While amateur backyard wrestling is becoming popular across America, with more than 700 “official” organizations involved, parents have cause for concern when their children get involved. Kids, in the name of sport, are getting injured even more severely with amateur backyard wrestling than when they participate in others activities like contact football.
One of the big appeals to the sport is that a bunch of kids – usually but not exclusively male teens from puberty onward – can get together in a backyard, an empty field, or a vacant lot to participate in what they believe is great fun. It doesn’t usually cost much for the equipment they use, where old pieces of plywood and such are pressed into service, and many parents heartily approve.
Says Mary Lewis of Rochester, NY, whose sixteen-year-old son, Daniel, helped start an amateur backyard wrestling group in their neighborhood, “I must prefer Danny and his friends battle it out in my rear yard where I can see them. To me, it’s must better than to have them hang out on a street corner doing drugs and getting into trouble.”
Yet Mary also admits that Daniel has suffered some less-than-minor injuries as a result of his amateur backyard wrestling. When he began two years ago, he broke his tibia and his nose in quick succession. Since then, he has had stitches on half a dozen occasions and suffers from a persistent ringing in his ears.
While hardly enough to make him cut down on the average twenty hours a week he and about a dozen friends spend practicing moves, Daniel admits he does worry sometimes that he could become more seriously hurt. He reports he recently saw a spot on the news that chronicled the stories of at least teenage amateur backyard wrestlers who are now confined to wheelchairs and constant care after they hit their heads.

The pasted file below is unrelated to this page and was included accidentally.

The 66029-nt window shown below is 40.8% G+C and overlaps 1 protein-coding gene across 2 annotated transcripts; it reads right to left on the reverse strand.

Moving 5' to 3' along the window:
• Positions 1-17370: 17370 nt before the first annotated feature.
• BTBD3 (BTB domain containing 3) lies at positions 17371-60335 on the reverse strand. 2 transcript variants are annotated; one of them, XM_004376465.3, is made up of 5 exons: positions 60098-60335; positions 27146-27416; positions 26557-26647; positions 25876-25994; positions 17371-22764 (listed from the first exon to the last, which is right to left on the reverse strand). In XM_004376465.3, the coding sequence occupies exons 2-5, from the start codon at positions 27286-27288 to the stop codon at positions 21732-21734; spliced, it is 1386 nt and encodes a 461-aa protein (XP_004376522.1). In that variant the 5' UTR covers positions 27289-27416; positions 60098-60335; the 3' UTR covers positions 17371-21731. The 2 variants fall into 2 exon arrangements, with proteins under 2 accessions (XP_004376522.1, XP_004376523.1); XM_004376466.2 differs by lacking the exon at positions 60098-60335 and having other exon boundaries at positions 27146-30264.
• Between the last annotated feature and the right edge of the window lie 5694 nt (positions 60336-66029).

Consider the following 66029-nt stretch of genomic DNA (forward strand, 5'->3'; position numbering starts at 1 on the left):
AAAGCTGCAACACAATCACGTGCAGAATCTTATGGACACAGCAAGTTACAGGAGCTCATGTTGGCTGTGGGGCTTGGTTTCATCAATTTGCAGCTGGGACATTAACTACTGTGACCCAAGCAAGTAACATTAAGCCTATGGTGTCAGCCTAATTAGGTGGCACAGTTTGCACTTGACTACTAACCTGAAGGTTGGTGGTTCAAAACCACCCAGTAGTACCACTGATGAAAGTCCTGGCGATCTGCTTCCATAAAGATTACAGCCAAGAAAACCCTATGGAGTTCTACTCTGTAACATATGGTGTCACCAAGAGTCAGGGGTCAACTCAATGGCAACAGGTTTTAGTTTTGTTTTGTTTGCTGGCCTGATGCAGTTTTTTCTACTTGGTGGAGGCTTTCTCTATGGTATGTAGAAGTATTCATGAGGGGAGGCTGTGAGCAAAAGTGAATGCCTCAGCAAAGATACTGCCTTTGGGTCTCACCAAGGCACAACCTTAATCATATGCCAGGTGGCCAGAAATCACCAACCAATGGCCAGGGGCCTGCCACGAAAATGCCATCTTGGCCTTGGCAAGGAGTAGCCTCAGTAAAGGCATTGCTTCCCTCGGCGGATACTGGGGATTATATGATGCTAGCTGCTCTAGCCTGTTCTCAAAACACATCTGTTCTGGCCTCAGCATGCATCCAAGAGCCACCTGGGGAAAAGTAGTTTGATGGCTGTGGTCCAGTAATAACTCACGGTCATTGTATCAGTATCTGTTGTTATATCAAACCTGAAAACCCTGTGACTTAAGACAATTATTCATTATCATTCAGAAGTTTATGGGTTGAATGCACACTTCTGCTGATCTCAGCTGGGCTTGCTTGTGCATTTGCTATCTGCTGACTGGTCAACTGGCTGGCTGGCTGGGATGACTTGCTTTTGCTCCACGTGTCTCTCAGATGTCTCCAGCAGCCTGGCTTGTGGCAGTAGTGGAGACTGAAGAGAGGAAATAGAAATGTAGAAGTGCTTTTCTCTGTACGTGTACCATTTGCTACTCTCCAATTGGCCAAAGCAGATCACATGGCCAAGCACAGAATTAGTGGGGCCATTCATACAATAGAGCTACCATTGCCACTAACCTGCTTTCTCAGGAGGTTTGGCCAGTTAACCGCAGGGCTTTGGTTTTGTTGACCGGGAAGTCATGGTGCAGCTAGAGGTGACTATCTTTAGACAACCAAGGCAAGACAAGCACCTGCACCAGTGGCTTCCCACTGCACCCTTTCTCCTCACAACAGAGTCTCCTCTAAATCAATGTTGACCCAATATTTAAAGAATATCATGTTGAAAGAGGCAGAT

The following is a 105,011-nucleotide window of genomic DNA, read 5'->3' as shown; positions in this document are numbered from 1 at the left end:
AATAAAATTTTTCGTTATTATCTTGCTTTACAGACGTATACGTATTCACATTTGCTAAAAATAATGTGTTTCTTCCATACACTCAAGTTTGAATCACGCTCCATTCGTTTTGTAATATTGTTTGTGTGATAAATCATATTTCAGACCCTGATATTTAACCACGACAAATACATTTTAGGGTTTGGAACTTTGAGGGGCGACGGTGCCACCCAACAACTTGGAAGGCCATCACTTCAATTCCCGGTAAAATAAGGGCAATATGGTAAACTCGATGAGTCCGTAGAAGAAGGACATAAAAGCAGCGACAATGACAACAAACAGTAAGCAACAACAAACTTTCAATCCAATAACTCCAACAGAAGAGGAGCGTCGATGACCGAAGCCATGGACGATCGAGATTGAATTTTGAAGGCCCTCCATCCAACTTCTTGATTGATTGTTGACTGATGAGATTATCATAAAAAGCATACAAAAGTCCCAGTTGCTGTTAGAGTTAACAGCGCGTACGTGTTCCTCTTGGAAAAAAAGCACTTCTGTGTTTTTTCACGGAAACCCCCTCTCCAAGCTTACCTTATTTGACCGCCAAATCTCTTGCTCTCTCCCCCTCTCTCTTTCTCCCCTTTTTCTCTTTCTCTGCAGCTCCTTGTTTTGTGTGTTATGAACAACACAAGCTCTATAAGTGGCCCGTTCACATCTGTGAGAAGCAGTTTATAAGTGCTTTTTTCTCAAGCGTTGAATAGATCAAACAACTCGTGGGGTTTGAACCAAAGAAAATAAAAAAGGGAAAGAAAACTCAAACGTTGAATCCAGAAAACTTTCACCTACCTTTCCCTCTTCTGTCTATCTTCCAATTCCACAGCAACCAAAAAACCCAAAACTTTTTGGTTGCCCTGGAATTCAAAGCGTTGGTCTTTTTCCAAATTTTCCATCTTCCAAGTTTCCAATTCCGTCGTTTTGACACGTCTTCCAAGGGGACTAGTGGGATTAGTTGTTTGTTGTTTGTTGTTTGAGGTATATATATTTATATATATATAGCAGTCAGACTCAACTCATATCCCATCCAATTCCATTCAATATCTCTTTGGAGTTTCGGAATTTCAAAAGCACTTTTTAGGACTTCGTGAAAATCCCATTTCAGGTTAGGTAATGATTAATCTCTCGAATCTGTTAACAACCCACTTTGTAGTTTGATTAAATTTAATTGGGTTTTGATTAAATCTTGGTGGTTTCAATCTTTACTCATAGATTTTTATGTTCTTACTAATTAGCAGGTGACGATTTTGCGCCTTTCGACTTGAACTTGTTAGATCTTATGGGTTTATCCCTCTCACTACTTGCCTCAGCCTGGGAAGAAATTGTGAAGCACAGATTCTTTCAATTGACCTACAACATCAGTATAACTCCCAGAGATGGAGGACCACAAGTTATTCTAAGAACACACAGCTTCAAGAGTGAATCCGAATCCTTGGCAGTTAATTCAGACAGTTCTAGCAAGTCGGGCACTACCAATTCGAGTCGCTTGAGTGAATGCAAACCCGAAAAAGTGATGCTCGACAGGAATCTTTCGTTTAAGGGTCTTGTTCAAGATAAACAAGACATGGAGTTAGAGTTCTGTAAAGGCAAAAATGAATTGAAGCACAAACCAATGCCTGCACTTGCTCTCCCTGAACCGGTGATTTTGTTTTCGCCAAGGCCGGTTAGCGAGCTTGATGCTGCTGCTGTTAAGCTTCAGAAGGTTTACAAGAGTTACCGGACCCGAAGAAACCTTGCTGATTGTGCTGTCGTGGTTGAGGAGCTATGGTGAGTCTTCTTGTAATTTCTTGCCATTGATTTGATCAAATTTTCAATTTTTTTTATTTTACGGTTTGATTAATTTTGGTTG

“Most of what we do is fancy moves more than real combat, just like the pros,” says Daniel. “But things go wrong, especially when you get somebody new who doesn’t know how to toss somebody safely. My best friend went down that way once and we thought he broke his neck. He’s OK now, but I almost quit when it happened.”
The fancy moves Daniel mentions are part of the issue. With an eye toward the highly choreographed stunts performed by pro wrestlers in major circuits like the World Wrestling Federation or WWF, amateur backyard wrestlers constantly look for ways to make what they do seem especially daring or dangerous. This often means they may use pieces of wood, nails, and even rusty barb wire in their moves on fellow wrestlers. Teenagers frequently practice falling on their heads and similar movements that can go awry.
Even without the injuries, not all of this is just fun. Amateur backyard wrestling videos abound, some fetching big money to see what appears quite dangerous even if the teens and adults who engage in the stunts continue to stand after the event. Many of those who participate like the idea that something very edgy they do may get the attention of the professional wrestling groups who might one day hire them.
Yet, so far, it’s not all that clear how many amateurs break into the lucrative word of pro wrestling. It also is not known how many children each year suffer permanent if not disabling injuries as a result.
Kay Cleary of Florida, however, knows the latter part all too well. Her stepson defied his parents’ refusal to let him join an amateur backyard wrestling group when the family lived in Northern Virginia.
The wrestlers often practiced moves on a huge trampoline but without practice spotting, or having people stand along the perimeter of the device to help keep someone from falling off, reports Cleary. One afternoon, Kay Cleary got a call at work that her stepson was in the emergency room of the local hospital.
“You should see him. He was the super athlete but he’s weak as a kitten now. Stephen struck his head on a cement block in the yard when he went off the trampoline which put him in a coma for ten days. It’s almost three years later and he’s still trying to learn how to walk again. He won’t ever be the same person. The parents in the home where this wrestling group met never bothered to monitor what the boys were doing and didn’t put a stop to it even when they learned the boys were taking big risks,” Cleary says, her rage palpable.